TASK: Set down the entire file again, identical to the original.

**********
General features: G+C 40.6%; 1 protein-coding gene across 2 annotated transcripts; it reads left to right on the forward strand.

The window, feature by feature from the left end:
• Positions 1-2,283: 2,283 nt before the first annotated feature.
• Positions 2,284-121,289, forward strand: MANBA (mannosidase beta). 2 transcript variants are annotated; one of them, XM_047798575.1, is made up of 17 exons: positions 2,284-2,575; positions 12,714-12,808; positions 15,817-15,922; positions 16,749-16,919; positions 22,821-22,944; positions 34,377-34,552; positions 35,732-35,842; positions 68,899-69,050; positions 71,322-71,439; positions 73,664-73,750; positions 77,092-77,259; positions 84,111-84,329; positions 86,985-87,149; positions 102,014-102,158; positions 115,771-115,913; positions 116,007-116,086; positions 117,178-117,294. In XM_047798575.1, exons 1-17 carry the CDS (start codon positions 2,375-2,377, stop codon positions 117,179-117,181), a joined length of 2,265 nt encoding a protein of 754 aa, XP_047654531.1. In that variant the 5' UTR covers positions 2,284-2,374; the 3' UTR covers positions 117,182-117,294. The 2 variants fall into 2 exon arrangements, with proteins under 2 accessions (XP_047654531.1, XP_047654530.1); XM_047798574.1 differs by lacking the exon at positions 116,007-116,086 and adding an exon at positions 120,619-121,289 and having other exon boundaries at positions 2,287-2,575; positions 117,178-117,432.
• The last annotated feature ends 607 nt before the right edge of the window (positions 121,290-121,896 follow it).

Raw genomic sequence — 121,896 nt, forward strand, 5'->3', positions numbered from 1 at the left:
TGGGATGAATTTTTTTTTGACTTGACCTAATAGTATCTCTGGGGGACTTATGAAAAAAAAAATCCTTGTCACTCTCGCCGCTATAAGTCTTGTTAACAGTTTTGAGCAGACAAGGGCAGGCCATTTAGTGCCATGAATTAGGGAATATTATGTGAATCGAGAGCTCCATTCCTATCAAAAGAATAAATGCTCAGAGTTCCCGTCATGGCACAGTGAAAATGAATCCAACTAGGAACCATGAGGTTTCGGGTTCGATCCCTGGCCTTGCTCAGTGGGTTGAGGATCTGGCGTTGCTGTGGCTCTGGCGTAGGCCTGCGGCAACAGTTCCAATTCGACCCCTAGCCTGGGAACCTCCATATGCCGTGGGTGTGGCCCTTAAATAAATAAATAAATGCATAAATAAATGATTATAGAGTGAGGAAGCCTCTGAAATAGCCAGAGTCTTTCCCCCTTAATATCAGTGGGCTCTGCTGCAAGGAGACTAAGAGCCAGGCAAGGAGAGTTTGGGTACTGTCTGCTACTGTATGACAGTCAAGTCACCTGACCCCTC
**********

General features: G+C 40.6%; 1 protein-coding gene across 2 annotated transcripts; it reads left to right on the forward strand.

The window, feature by feature from the left end:
• Positions 1-2,283: 2,283 nt before the first annotated feature.
• Positions 2,284-121,289, forward strand: MANBA (mannosidase beta). 2 transcript variants are annotated; one of them, XM_047798575.1, is made up of 17 exons: positions 2,284-2,575; positions 12,714-12,808; positions 15,817-15,922; positions 16,749-16,919; positions 22,821-22,944; positions 34,377-34,552; positions 35,732-35,842; positions 68,899-69,050; positions 71,322-71,439; positions 73,664-73,750; positions 77,092-77,259; positions 84,111-84,329; positions 86,985-87,149; positions 102,014-102,158; positions 115,771-115,913; positions 116,007-116,086; positions 117,178-117,294. In XM_047798575.1, exons 1-17 carry the CDS (start codon positions 2,375-2,377, stop codon positions 117,179-117,181), a joined length of 2,265 nt encoding a protein of 754 aa, XP_047654531.1. In that variant the 5' UTR covers positions 2,284-2,374; the 3' UTR covers positions 117,182-117,294. The 2 variants fall into 2 exon arrangements, with proteins under 2 accessions (XP_047654531.1, XP_047654530.1); XM_047798574.1 differs by lacking the exon at positions 116,007-116,086 and adding an exon at positions 120,619-121,289 and having other exon boundaries at positions 2,287-2,575; positions 117,178-117,432.
• The last annotated feature ends 607 nt before the right edge of the window (positions 121,290-121,896 follow it).

Raw genomic sequence — 121,896 nt, forward strand, 5'->3', positions numbered from 1 at the left:
TGGGATGAATTTTTTTTTGACTTGACCTAATAGTATCTCTGGGGGACTTATGAAAAAAAAAATCCTTGTCACTCTCGCCGCTATAAGTCTTGTTAACAGTTTTGAGCAGACAAGGGCAGGCCATTTAGTGCCATGAATTAGGGAATATTATGTGAATCGAGAGCTCCATTCCTATCAAAAGAATAAATGCTCAGAGTTCCCGTCATGGCACAGTGAAAATGAATCCAACTAGGAACCATGAGGTTTCGGGTTCGATCCCTGGCCTTGCTCAGTGGGTTGAGGATCTGGCGTTGCTGTGGCTCTGGCGTAGGCCTGCGGCAACAGTTCCAATTCGACCCCTAGCCTGGGAACCTCCATATGCCGTGGGTGTGGCCCTTAAATAAATAAATAAATGCATAAATAAATGATTATAGAGTGAGGAAGCCTCTGAAATAGCCAGAGTCTTTCCCCCTTAATATCAGTGGGCTCTGCTGCAAGGAGACTAAGAGCCAGGCAAGGAGAGTTTGGGTACTGTCTGCTACTGTATGACAGTCAAGTCACCTGACCCCTC